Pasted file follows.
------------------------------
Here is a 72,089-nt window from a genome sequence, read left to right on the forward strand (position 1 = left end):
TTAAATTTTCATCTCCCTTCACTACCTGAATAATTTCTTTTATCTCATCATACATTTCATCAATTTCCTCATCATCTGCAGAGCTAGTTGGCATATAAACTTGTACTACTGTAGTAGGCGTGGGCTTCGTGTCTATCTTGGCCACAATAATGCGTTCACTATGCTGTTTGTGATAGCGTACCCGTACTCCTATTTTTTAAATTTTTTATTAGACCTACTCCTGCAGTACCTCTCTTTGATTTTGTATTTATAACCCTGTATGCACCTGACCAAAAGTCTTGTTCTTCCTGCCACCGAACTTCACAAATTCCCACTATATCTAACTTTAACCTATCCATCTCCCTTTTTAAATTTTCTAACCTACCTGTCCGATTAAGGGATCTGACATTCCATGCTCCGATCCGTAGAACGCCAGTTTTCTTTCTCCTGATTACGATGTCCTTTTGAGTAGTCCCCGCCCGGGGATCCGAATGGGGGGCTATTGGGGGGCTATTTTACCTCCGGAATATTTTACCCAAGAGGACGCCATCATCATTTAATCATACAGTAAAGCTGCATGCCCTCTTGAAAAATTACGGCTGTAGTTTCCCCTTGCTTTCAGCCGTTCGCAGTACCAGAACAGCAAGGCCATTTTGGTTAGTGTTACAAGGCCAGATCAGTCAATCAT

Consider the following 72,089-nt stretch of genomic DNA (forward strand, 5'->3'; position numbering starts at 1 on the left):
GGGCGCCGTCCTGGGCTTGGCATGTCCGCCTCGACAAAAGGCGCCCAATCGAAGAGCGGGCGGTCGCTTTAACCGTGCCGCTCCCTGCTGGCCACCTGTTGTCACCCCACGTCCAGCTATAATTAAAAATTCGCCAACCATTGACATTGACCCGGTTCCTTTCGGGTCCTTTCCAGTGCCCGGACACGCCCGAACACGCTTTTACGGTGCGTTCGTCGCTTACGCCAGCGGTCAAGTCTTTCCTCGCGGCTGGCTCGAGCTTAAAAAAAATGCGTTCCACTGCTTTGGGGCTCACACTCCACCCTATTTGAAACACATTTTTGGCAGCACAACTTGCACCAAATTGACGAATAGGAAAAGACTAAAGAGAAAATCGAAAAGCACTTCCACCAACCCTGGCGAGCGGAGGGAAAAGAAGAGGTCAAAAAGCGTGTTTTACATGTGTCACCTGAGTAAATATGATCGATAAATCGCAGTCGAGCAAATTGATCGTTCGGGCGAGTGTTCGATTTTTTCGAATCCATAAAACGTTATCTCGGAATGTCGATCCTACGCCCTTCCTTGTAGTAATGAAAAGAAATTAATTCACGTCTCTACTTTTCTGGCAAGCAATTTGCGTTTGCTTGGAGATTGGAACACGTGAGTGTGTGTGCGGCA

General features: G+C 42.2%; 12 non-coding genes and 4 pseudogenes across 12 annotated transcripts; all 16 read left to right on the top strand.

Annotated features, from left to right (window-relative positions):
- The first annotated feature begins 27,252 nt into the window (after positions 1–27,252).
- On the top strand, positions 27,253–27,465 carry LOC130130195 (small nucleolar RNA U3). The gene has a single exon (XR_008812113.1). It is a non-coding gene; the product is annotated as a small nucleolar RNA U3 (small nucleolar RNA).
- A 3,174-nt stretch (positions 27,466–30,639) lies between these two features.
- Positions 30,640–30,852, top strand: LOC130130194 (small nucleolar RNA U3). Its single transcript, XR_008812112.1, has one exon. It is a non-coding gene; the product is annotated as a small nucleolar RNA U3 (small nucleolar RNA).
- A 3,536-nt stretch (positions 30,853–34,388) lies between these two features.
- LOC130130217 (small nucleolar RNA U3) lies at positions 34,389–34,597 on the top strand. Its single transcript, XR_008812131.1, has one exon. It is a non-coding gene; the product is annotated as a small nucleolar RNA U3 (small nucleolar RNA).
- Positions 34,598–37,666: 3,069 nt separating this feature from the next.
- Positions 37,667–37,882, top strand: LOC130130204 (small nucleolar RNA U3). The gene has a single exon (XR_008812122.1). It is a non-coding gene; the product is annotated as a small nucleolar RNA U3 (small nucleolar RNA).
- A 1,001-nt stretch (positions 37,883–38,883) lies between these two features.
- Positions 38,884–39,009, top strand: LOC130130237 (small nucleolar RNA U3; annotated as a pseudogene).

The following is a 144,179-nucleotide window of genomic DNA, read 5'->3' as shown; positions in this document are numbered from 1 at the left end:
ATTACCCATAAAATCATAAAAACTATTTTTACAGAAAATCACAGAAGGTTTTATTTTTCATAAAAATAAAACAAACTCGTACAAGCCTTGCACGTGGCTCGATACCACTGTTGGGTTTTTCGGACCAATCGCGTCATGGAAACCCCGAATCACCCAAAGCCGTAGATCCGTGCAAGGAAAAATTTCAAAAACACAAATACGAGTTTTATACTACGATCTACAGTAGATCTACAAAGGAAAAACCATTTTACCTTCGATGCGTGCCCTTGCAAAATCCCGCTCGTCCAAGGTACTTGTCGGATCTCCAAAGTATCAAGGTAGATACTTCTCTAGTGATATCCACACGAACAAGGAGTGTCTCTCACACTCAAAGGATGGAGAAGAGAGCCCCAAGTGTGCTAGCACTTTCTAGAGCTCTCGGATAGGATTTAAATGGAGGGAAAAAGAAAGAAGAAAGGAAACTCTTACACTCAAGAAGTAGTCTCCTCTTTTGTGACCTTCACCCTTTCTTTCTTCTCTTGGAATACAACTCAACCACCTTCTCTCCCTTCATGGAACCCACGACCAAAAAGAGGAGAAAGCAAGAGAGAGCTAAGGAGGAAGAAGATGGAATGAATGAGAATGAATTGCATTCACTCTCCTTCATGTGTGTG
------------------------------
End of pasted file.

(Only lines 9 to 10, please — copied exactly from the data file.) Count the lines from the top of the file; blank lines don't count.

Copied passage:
- A 3,174-nt stretch (positions 27,466–30,639) lies between these two features.
- Positions 30,640–30,852, top strand: LOC130130194 (small nucleolar RNA U3). Its single transcript, XR_008812112.1, has one exon. It is a non-coding gene; the product is annotated as a small nucleolar RNA U3 (small nucleolar RNA).